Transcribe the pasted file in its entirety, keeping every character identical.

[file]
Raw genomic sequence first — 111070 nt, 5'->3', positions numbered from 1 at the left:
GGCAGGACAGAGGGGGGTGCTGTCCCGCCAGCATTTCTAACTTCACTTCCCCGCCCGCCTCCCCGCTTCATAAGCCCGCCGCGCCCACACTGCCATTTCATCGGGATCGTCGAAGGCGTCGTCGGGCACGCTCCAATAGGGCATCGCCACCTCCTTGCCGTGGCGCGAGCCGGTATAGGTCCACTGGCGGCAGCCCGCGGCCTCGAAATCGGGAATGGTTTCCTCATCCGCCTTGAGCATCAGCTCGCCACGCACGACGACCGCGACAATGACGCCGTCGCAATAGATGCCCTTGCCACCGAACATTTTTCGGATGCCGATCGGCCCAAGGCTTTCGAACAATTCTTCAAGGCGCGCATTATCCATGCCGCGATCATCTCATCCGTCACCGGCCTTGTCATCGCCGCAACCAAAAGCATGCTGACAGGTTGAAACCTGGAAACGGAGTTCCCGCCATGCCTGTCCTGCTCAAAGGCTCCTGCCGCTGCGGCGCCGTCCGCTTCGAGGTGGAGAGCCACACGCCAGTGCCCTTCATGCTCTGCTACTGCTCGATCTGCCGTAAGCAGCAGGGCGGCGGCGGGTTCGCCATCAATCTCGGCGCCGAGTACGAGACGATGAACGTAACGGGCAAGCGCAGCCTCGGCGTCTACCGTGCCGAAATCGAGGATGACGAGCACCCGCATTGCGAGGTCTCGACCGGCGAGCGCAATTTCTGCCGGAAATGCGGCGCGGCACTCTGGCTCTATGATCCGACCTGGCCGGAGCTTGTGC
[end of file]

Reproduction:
Raw genomic sequence first — 111070 nt, 5'->3', positions numbered from 1 at the left:
GGCAGGACAGAGGGGGGTGCTGTCCCGCCAGCATTTCTAACTTCACTTCCCCGCCCGCCTCCCCGCTTCATAAGCCCGCCGCGCCCACACTGCCATTTCATCGGGATCGTCGAAGGCGTCGTCGGGCACGCTCCAATAGGGCATCGCCACCTCCTTGCCGTGGCGCGAGCCGGTATAGGTCCACTGGCGGCAGCCCGCGGCCTCGAAATCGGGAATGGTTTCCTCATCCGCCTTGAGCATCAGCTCGCCACGCACGACGACCGCGACAATGACGCCGTCGCAATAGATGCCCTTGCCACCGAACATTTTTCGGATGCCGATCGGCCCAAGGCTTTCGAACAATTCTTCAAGGCGCGCATTATCCATGCCGCGATCATCTCATCCGTCACCGGCCTTGTCATCGCCGCAACCAAAAGCATGCTGACAGGTTGAAACCTGGAAACGGAGTTCCCGCCATGCCTGTCCTGCTCAAAGGCTCCTGCCGCTGCGGCGCCGTCCGCTTCGAGGTGGAGAGCCACACGCCAGTGCCCTTCATGCTCTGCTACTGCTCGATCTGCCGTAAGCAGCAGGGCGGCGGCGGGTTCGCCATCAATCTCGGCGCCGAGTACGAGACGATGAACGTAACGGGCAAGCGCAGCCTCGGCGTCTACCGTGCCGAAATCGAGGATGACGAGCACCCGCATTGCGAGGTCTCGACCGGCGAGCGCAATTTCTGCCGGAAATGCGGCGCGGCACTCTGGCTCTATGATCCGACCTGGCCGGAGCTTGTGC